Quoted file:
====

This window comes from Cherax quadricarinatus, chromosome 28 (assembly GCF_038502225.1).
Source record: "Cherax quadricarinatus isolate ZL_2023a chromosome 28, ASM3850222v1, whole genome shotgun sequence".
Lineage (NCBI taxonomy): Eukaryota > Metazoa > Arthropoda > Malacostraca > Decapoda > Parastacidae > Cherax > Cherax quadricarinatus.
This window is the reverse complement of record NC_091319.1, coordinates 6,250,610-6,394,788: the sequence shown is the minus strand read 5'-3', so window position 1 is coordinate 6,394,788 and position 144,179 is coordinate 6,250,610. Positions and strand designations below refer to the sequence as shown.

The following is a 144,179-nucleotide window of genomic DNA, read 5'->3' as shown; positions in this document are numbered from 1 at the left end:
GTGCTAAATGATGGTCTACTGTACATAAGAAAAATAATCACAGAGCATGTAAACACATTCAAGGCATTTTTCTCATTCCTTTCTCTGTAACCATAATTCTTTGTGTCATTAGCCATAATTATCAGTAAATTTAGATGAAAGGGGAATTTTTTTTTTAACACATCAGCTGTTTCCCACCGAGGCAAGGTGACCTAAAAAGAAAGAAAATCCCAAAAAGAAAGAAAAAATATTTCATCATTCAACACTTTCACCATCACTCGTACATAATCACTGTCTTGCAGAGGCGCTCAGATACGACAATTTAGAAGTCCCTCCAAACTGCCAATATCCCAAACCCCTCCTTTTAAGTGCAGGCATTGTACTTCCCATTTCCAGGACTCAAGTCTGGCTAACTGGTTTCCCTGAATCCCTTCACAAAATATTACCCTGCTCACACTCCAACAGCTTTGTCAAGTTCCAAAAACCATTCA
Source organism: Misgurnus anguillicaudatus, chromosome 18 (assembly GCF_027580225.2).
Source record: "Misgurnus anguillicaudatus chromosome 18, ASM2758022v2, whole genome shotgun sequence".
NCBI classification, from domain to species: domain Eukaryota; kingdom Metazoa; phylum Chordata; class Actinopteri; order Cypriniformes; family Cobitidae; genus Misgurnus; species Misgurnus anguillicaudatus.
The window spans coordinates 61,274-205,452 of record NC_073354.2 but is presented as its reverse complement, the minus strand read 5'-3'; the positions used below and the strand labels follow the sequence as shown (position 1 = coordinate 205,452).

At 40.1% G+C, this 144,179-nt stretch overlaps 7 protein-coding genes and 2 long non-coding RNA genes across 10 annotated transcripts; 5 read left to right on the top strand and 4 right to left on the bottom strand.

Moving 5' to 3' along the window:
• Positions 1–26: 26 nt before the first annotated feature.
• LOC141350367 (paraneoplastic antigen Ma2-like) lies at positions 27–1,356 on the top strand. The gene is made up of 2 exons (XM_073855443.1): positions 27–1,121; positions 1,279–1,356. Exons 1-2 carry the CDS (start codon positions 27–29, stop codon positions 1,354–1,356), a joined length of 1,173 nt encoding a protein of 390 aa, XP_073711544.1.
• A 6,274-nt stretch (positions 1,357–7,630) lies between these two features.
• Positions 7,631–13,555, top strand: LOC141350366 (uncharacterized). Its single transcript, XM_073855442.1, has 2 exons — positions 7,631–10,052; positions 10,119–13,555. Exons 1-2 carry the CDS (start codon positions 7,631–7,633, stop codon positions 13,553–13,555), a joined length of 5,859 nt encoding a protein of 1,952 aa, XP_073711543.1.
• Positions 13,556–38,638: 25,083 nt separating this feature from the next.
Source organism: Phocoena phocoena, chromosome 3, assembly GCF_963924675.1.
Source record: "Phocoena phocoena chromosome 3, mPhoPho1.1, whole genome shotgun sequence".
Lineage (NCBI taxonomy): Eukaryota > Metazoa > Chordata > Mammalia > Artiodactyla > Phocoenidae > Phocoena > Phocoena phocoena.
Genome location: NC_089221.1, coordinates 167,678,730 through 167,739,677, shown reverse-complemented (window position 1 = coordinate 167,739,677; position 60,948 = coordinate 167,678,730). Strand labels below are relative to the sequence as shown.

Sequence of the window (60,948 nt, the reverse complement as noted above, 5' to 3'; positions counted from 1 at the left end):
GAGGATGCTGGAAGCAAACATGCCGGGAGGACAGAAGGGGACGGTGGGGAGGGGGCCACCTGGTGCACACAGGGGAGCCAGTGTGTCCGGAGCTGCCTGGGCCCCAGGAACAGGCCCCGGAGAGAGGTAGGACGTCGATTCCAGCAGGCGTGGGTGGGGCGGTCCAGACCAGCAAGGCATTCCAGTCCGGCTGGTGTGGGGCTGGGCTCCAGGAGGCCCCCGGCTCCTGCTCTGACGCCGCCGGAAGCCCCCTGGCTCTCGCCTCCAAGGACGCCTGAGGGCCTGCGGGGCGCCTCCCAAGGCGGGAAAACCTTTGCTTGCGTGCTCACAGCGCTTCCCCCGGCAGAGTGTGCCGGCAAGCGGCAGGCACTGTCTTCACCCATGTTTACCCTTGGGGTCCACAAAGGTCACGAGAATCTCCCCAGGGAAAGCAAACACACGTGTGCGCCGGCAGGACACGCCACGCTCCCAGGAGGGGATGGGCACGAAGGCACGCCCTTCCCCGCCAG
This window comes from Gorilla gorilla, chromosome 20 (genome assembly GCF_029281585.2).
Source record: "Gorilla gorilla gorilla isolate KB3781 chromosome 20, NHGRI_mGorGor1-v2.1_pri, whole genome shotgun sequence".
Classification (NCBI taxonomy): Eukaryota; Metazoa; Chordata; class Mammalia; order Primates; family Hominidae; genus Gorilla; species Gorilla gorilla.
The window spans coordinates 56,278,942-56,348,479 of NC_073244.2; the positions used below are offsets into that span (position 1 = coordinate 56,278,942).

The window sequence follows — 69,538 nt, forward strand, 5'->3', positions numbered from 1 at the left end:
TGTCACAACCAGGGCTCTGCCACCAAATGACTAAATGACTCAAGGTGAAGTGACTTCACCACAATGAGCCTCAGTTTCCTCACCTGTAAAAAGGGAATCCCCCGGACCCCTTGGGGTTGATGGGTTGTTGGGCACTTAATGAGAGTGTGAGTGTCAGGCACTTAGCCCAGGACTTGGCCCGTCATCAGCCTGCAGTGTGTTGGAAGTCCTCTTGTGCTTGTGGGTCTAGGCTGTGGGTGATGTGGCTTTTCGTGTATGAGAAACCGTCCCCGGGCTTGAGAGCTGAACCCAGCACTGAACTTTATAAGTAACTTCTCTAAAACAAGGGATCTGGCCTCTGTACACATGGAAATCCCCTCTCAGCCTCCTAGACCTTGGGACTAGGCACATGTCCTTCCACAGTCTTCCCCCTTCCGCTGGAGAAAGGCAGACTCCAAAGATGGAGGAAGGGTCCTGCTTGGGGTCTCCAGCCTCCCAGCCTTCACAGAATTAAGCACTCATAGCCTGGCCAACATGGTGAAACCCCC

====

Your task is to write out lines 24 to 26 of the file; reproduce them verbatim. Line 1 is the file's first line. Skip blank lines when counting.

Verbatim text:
This window comes from Gorilla gorilla, chromosome 20 (genome assembly GCF_029281585.2).
Source record: "Gorilla gorilla gorilla isolate KB3781 chromosome 20, NHGRI_mGorGor1-v2.1_pri, whole genome shotgun sequence".
Classification (NCBI taxonomy): Eukaryota; Metazoa; Chordata; class Mammalia; order Primates; family Hominidae; genus Gorilla; species Gorilla gorilla.